Adopted unanimously by the Colorado Democratic Party Assembly,4/12/14.
      Obama may be giving cover to red state ,blue dog Dem's like Pryor and Landrieu,but that's not the case in Colorado,the cat's out of the bag here, so there's no need to mince words on an issue that is more than ''fringe'' to most Colorado Democrats.
      Some of us think a Party Platform is what we believe in and run on,we'll call Bennett whether you do or not.

      'The tyranny of the ignoramuses is absolute and inescapable' A..Einstein

      by unfangus on Wed Apr 30, 2014 at 08:17:06 AM PDT

      [ Parent ]

      •  I might be uninformed but so are most other Dems (0+ / 0-)

        by two to one margins

        I'm not sure if the two to one for/against holds true for CO Dems, (but I sure bet it does seeing as we get our gasoline from oil from Canada) I do know that I didn't bother going to the state assembly.

        KXL is something for the fringe left to chew over and get all worked up about, end of the day the carbon is negligible if any compared to things like the Supreme Court Decision today.

        Certainly not worth losing a senate seat over.

        “Conservation… is a positive exercise of skill and insight, not merely a negative exercise of abstinence and caution…” Aldo Leopold

        by ban nock on Wed Apr 30, 2014 at 08:38:25 AM PDT

        [ Parent ]

        •  correction 5/4 Dems support/appose 2/1 is Indies (0+ / 0-)

          which are more than any party in CO.

          “Conservation… is a positive exercise of skill and insight, not merely a negative exercise of abstinence and caution…” Aldo Leopold

          by ban nock on Wed Apr 30, 2014 at 08:41:08 AM PDT

          [ Parent ]

        •  Since you 'didn't bother' (0+ / 0-)

          to participate in Democratic party activities,I find your concern about election outcomes somewhat disingenuous,but you might want to rethink calling the State Assembly the ''fringe left''.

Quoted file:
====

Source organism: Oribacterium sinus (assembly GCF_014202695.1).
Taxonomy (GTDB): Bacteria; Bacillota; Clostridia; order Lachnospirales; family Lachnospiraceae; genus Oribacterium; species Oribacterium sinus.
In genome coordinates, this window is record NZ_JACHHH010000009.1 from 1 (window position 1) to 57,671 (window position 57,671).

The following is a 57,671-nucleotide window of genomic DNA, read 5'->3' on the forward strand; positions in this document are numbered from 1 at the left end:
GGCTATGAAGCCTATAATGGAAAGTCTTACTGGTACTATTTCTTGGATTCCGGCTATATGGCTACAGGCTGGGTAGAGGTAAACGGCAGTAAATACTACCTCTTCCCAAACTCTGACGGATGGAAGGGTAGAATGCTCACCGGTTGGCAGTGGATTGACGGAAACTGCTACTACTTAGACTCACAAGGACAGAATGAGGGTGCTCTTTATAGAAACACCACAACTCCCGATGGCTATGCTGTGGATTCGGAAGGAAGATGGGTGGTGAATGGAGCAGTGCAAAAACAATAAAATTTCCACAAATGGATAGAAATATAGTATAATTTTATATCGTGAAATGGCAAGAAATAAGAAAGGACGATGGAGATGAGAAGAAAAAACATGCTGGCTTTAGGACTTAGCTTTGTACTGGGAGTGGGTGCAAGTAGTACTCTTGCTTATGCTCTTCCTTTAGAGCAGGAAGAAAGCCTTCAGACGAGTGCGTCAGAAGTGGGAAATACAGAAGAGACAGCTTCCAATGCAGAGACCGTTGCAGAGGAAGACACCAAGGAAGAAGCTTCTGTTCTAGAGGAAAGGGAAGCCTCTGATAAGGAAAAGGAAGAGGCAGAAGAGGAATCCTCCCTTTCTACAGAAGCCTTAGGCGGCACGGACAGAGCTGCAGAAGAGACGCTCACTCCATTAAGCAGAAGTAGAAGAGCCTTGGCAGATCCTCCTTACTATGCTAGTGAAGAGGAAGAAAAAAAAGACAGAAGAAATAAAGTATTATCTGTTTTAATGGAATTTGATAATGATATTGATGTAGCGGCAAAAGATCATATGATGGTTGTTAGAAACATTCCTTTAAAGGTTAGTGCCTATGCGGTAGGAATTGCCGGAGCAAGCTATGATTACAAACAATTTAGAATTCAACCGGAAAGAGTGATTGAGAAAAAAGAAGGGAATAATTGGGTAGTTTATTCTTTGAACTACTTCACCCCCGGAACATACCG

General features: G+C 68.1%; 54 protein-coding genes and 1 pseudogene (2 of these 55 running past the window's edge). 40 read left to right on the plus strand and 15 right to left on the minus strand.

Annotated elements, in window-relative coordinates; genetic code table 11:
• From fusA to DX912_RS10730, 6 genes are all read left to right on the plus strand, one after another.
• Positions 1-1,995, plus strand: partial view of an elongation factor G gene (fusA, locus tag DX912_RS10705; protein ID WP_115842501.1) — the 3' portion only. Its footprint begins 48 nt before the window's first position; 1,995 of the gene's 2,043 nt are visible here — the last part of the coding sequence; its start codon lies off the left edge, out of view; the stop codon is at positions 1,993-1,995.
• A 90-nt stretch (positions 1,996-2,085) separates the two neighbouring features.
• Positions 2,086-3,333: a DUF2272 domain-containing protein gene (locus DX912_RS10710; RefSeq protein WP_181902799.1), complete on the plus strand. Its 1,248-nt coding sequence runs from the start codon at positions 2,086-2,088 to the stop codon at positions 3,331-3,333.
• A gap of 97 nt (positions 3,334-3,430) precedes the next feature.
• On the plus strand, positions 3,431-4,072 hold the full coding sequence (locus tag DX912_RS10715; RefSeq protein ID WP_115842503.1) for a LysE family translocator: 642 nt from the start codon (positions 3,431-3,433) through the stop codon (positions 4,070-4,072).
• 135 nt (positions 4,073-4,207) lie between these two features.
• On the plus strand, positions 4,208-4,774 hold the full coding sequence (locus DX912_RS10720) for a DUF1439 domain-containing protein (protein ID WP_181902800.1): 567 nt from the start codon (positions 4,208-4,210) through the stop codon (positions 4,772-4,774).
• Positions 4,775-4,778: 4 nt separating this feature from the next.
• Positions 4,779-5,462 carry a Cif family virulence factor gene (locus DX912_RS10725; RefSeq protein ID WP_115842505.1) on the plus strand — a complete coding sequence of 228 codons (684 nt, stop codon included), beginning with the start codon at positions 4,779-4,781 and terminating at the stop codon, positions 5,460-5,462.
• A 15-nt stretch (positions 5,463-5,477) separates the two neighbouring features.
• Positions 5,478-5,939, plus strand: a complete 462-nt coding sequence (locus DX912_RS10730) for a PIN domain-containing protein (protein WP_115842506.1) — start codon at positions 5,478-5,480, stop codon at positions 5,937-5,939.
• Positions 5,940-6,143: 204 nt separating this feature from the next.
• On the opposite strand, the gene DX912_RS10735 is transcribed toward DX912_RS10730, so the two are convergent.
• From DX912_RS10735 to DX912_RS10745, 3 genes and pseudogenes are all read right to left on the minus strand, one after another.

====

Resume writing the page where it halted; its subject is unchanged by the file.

When president Obama rejects the keystone pipeline,it not only will severely reduce the total amount of tar sands bitumen extracted from Alberta and burned anywhere in the world (Colorado or [far more likely] China,it doesn't fucking matter) but will send a clear signal that the US is really going to address climate change and pursue a green energy course.This is a global game changer!The symbolism is exponentially more important than keeping millions of barrels of the dirtiest most energy intensive to produce crap crude out of production,given how important that is.
          Even if you are truly concerned Michael Bennetts' vote on a non binding Senate resolution might negatively impact Mark Udalls senate election,this Pew poll doesn't seem to me a reason to oppose what Colorado Democrats are in favor of.I think it more likely that you simply are a fossil fuel supporter.

          'The tyranny of the ignoramuses is absolute and inescapable' A..Einstein

          by unfangus on Wed Apr 30, 2014 at 09:29:01 AM PDT

          [ Parent ]

  •  Some red state Senators need this vote (1+ / 0-)
    Recommended by:
    VClib

    Mary Landrieu, for example, is running as someone who (1) is now in a position of power regarding the energy industry as chairman of the Energy Committee; and (2) as someone who will "stand up" to the President and Senator Reid when it is in the best interest of the people of Louisiana.  

    She really, really needs this vote to make her case for re-election in this very very energy dependent state (a huge portion of the decent-paying jobs here, especially for people without a college degree, are related to the energy industry).  

    If Mary looks feckless on energy policy -- like she can't get anything done if the President and Senator Reid don't want it -- she'll loose.  

    At this point, I think that some Democrats may be willing to trade this vote on Keystone for the potential of not losing the Senate this November.  

    •  Have the vote, just don't make it binding (3+ / 0-)

      Simple enough

      •  I don't think that helps Mary Landrieu (2+ / 0-)
        Recommended by:
        VClib, nextstep